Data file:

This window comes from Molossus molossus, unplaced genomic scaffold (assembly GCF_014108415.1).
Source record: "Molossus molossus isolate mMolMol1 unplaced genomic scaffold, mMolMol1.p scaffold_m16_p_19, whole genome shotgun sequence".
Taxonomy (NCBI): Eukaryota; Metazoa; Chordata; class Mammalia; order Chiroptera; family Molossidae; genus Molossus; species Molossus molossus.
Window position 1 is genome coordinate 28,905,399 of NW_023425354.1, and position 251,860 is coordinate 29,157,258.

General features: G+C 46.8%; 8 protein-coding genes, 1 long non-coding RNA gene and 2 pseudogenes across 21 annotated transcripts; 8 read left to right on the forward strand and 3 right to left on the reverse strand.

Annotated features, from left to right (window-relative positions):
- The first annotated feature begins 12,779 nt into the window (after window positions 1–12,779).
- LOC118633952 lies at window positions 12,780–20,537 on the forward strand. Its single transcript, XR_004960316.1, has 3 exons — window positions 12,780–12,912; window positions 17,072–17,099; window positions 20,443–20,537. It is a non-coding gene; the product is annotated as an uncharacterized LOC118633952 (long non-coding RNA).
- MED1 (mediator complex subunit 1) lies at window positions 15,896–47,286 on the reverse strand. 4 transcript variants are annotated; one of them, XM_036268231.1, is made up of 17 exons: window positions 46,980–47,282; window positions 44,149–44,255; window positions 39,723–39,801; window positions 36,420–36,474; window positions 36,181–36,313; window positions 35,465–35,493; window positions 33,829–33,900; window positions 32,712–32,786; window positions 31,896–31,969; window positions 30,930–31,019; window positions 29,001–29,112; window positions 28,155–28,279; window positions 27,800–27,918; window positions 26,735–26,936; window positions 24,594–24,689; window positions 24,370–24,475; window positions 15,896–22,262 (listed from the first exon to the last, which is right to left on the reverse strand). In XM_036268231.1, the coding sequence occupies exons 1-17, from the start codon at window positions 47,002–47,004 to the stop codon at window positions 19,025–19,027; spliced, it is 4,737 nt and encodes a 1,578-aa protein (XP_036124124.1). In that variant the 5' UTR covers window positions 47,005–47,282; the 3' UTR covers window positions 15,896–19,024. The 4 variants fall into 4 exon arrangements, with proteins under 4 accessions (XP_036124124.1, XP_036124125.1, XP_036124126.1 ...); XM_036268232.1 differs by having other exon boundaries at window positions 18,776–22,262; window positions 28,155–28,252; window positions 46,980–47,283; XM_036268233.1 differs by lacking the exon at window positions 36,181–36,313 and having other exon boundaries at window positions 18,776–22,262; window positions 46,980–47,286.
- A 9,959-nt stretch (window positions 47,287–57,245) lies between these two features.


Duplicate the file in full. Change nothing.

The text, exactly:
This window comes from Molossus molossus, unplaced genomic scaffold (assembly GCF_014108415.1).
Source record: "Molossus molossus isolate mMolMol1 unplaced genomic scaffold, mMolMol1.p scaffold_m16_p_19, whole genome shotgun sequence".
Taxonomy (NCBI): Eukaryota; Metazoa; Chordata; class Mammalia; order Chiroptera; family Molossidae; genus Molossus; species Molossus molossus.
Window position 1 is genome coordinate 28,905,399 of NW_023425354.1, and position 251,860 is coordinate 29,157,258.

General features: G+C 46.8%; 8 protein-coding genes, 1 long non-coding RNA gene and 2 pseudogenes across 21 annotated transcripts; 8 read left to right on the forward strand and 3 right to left on the reverse strand.

Annotated features, from left to right (window-relative positions):
- The first annotated feature begins 12,779 nt into the window (after window positions 1–12,779).
- LOC118633952 lies at window positions 12,780–20,537 on the forward strand. Its single transcript, XR_004960316.1, has 3 exons — window positions 12,780–12,912; window positions 17,072–17,099; window positions 20,443–20,537. It is a non-coding gene; the product is annotated as an uncharacterized LOC118633952 (long non-coding RNA).
- MED1 (mediator complex subunit 1) lies at window positions 15,896–47,286 on the reverse strand. 4 transcript variants are annotated; one of them, XM_036268231.1, is made up of 17 exons: window positions 46,980–47,282; window positions 44,149–44,255; window positions 39,723–39,801; window positions 36,420–36,474; window positions 36,181–36,313; window positions 35,465–35,493; window positions 33,829–33,900; window positions 32,712–32,786; window positions 31,896–31,969; window positions 30,930–31,019; window positions 29,001–29,112; window positions 28,155–28,279; window positions 27,800–27,918; window positions 26,735–26,936; window positions 24,594–24,689; window positions 24,370–24,475; window positions 15,896–22,262 (listed from the first exon to the last, which is right to left on the reverse strand). In XM_036268231.1, the coding sequence occupies exons 1-17, from the start codon at window positions 47,002–47,004 to the stop codon at window positions 19,025–19,027; spliced, it is 4,737 nt and encodes a 1,578-aa protein (XP_036124124.1). In that variant the 5' UTR covers window positions 47,005–47,282; the 3' UTR covers window positions 15,896–19,024. The 4 variants fall into 4 exon arrangements, with proteins under 4 accessions (XP_036124124.1, XP_036124125.1, XP_036124126.1 ...); XM_036268232.1 differs by having other exon boundaries at window positions 18,776–22,262; window positions 28,155–28,252; window positions 46,980–47,283; XM_036268233.1 differs by lacking the exon at window positions 36,181–36,313 and having other exon boundaries at window positions 18,776–22,262; window positions 46,980–47,286.
- A 9,959-nt stretch (window positions 47,287–57,245) lies between these two features.